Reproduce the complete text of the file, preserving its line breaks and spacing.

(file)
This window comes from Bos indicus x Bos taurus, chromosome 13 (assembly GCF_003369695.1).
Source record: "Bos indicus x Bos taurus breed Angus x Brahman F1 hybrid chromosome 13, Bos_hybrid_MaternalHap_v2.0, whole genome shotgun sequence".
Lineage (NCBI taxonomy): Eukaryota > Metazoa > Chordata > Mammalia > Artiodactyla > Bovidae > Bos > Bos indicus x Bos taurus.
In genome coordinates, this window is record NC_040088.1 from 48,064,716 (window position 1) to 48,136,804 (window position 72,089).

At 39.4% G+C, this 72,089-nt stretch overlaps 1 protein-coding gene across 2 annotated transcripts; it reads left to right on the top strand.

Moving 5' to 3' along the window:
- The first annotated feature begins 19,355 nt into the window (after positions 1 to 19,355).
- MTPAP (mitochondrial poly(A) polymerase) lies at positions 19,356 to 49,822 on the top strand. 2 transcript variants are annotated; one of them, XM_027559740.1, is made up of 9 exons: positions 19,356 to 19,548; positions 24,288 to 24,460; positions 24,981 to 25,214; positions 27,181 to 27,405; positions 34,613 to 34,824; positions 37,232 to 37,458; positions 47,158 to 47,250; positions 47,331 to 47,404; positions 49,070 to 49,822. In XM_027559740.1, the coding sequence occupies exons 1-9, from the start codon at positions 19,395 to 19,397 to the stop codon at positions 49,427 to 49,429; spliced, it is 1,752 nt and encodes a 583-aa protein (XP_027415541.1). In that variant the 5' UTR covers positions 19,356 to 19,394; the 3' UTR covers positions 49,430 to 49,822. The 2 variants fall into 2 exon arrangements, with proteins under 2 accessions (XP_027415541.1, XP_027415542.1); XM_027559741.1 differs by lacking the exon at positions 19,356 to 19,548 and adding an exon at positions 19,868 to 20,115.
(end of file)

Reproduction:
This window comes from Bos indicus x Bos taurus, chromosome 13 (assembly GCF_003369695.1).
Source record: "Bos indicus x Bos taurus breed Angus x Brahman F1 hybrid chromosome 13, Bos_hybrid_MaternalHap_v2.0, whole genome shotgun sequence".
Lineage (NCBI taxonomy): Eukaryota > Metazoa > Chordata > Mammalia > Artiodactyla > Bovidae > Bos > Bos indicus x Bos taurus.
In genome coordinates, this window is record NC_040088.1 from 48,064,716 (window position 1) to 48,136,804 (window position 72,089).

At 39.4% G+C, this 72,089-nt stretch overlaps 1 protein-coding gene across 2 annotated transcripts; it reads left to right on the top strand.

Moving 5' to 3' along the window:
- The first annotated feature begins 19,355 nt into the window (after positions 1 to 19,355).
- MTPAP (mitochondrial poly(A) polymerase) lies at positions 19,356 to 49,822 on the top strand. 2 transcript variants are annotated; one of them, XM_027559740.1, is made up of 9 exons: positions 19,356 to 19,548; positions 24,288 to 24,460; positions 24,981 to 25,214; positions 27,181 to 27,405; positions 34,613 to 34,824; positions 37,232 to 37,458; positions 47,158 to 47,250; positions 47,331 to 47,404; positions 49,070 to 49,822. In XM_027559740.1, the coding sequence occupies exons 1-9, from the start codon at positions 19,395 to 19,397 to the stop codon at positions 49,427 to 49,429; spliced, it is 1,752 nt and encodes a 583-aa protein (XP_027415541.1). In that variant the 5' UTR covers positions 19,356 to 19,394; the 3' UTR covers positions 49,430 to 49,822. The 2 variants fall into 2 exon arrangements, with proteins under 2 accessions (XP_027415541.1, XP_027415542.1); XM_027559741.1 differs by lacking the exon at positions 19,356 to 19,548 and adding an exon at positions 19,868 to 20,115.